SCOTTSDALE, Ariz. -- Another day brought another three-run homer that generated a Giants victory.Granted, none of this slugging actually counted. Nevertheless, two games into the Cactus League season, it appears possible that healthy competition could be developing among the right-handed batters competing for a spot on San Francisco's bench.Saturday's biggest
SCOTTSDALE, Ariz. -- Another day brought another three-run homer that generated a Giants victory.
Granted, none of this slugging actually counted. Nevertheless, two games into the Cactus League season, it appears possible that healthy competition could be developing among the right-handed batters competing for a spot on San Francisco's bench.
Saturday's biggest hit was provided by third baseman Jae-gyun Hwang, whose three-run, sixth-inning homer hastened San Francisco's 8-6 victory over the Chicago Cubs. One inning earlier, right fielder Justin Ruggiano mashed a run-scoring ground-rule double before coming home himself.
All of this happened one day after first baseman-outfielder Chris Marrero hit a three-run walk-off homer in San Francisco's 6-4 triumph over Cincinnati.
Already, Giants manager Bruce Bochy anticipates being forced to make some difficult roster decisions by the end of March, when the roster must be trimmed to its Opening Day limit of 25.
"We have some good candidates in here," Bochy said. "Some good players -- talented players who can do things with the bat and have pop. Keep throwing them out there and you hope they make it hard on you. I'm sure they will."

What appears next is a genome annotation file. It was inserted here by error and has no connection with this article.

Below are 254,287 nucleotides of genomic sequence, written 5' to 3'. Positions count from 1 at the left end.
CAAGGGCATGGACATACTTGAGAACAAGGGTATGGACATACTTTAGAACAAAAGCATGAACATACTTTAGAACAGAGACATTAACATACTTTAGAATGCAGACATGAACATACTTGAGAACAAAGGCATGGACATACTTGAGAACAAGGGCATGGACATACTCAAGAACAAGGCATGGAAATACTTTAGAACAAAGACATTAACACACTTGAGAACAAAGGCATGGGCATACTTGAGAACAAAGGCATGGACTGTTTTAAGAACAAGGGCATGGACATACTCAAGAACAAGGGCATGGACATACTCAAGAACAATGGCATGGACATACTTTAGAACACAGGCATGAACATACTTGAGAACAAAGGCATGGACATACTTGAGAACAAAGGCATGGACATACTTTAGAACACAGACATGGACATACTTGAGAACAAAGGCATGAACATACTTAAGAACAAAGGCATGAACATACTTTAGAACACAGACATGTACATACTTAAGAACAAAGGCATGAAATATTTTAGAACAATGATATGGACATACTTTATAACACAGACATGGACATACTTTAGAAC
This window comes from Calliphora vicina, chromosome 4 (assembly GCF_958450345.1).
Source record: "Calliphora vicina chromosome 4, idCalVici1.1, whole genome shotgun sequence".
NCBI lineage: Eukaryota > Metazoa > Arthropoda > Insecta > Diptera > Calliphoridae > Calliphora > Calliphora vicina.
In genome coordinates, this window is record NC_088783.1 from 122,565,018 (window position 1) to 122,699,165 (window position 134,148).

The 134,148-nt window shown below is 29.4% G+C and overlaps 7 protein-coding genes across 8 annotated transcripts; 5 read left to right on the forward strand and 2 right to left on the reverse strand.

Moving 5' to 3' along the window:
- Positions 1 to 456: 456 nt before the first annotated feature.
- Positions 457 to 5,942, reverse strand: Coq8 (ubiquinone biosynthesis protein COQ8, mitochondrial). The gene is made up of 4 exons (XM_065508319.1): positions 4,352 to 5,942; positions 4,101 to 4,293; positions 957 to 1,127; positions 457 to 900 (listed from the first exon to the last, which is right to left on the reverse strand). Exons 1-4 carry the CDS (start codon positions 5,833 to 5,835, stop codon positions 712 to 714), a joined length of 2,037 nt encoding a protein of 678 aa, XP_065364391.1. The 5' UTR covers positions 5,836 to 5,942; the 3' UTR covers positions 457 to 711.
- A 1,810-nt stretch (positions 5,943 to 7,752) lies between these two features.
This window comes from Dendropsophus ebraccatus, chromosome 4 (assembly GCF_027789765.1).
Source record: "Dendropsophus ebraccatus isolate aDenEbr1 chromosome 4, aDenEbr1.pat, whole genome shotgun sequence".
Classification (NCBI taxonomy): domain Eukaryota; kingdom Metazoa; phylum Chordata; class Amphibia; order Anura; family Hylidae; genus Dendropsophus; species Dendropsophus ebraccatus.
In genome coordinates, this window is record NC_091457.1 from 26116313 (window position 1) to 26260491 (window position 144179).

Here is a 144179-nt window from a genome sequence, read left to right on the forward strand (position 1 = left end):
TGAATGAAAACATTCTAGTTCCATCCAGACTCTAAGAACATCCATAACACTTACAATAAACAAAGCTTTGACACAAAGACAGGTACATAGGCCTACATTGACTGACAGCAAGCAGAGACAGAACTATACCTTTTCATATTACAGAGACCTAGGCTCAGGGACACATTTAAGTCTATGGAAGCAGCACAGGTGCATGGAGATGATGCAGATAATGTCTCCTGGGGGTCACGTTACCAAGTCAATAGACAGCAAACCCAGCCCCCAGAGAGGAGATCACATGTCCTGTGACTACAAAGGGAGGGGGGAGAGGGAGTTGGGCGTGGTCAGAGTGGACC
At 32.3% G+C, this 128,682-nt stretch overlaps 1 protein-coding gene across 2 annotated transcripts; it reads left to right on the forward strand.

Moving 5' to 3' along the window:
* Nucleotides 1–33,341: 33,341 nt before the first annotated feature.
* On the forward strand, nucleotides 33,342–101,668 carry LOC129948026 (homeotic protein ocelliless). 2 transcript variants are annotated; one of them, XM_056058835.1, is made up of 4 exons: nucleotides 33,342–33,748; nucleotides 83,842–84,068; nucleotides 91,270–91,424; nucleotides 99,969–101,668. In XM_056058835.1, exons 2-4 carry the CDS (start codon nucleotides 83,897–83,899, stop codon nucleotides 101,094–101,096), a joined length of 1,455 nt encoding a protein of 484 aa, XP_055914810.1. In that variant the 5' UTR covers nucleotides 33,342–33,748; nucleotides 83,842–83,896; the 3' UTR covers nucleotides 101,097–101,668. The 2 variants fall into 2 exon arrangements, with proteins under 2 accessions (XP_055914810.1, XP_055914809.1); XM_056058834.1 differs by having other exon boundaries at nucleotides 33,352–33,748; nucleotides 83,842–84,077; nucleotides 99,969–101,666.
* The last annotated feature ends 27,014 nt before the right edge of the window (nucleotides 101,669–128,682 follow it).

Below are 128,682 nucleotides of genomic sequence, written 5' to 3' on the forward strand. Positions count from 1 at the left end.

At third base, for instance, Eduardo Nunez is the projected starter, with Conor Gillaspie serving as the backup. But Hwang, who hit 53 homers in the last two seasons with the Lotte Giants of the Korean Baseball Organization, intrigues San Francisco's braintrust with his power.
After striking out in each of his two at-bats Friday, Hwang's resilience might have been just as impressive as his hitting.
"I'm not worried about him," Bochy said. "He's got a lot of confidence. He carries himself very well. I'm not worried about him. I expect him to have his moments. He doesn't know a lot of these pitchers. That unknown factor, it's a huge advantage for the pitcher over the hitter. But once he gets to know them, you'll see. It's going to be easier for him."
Hwang acknowledged that he might have tried too hard during his United States debut on Friday.
"Typically, I don't really get nervous before games," Hwang said through his interpreter, Mark Min-Hyung Kim. "But for some reason I got a little nervous and jittery at my first at-bat yesterday, so there was a lot of unnecessary power I tried to put on each of my swings. Not all of my swings were as good as I wanted them to be."
Hwang might have appeared destined for another strikeout when he connected with Jim Henderson's 0-2 pitch and drove it over the right-field barrier.
"I didn't think it was going to go over, so I ran as hard as I could to third base, trying to make a triple," Hwang said of his opposite-field clout.
Skeptics might have called it a Cactus League home run, aided by the thin air. Then again, Bochy said, the right man hit it.
"The ball carries here and he's strong," Bochy said. "Once it got up in the air, I figured it was going out."
Chris Haft has covered the Giants since 2005, and for MLB.com since 2007. Follow him on Twitter at @sfgiantsbeat and listen to his podcast.